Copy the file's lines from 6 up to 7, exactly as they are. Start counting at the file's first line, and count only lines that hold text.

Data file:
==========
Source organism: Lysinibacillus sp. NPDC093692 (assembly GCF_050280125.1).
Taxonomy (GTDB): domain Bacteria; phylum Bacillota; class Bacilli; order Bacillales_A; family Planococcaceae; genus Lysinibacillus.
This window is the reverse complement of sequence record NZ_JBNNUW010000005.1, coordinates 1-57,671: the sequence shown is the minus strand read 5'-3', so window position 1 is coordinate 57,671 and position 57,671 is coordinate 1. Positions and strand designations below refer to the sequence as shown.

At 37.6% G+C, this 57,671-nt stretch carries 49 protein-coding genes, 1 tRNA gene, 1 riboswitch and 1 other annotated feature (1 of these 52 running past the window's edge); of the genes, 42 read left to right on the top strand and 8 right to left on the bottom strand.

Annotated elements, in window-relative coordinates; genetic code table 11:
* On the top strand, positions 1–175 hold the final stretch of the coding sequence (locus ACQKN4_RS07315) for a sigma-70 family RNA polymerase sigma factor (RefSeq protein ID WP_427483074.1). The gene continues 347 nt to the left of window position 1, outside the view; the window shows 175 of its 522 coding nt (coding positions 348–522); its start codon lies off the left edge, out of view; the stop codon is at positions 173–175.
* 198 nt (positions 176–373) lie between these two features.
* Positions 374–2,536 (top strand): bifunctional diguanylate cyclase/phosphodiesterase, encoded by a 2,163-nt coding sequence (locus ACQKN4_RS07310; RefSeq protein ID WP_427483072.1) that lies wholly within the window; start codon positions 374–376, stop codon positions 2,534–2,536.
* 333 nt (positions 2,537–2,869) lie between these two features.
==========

* On the top strand, positions 1–175 hold the final stretch of the coding sequence (locus ACQKN4_RS07315) for a sigma-70 family RNA polymerase sigma factor (RefSeq protein ID WP_427483074.1). The gene continues 347 nt to the left of window position 1, outside the view; the window shows 175 of its 522 coding nt (coding positions 348–522); its start codon lies off the left edge, out of view; the stop codon is at positions 173–175.
* 198 nt (positions 176–373) lie between these two features.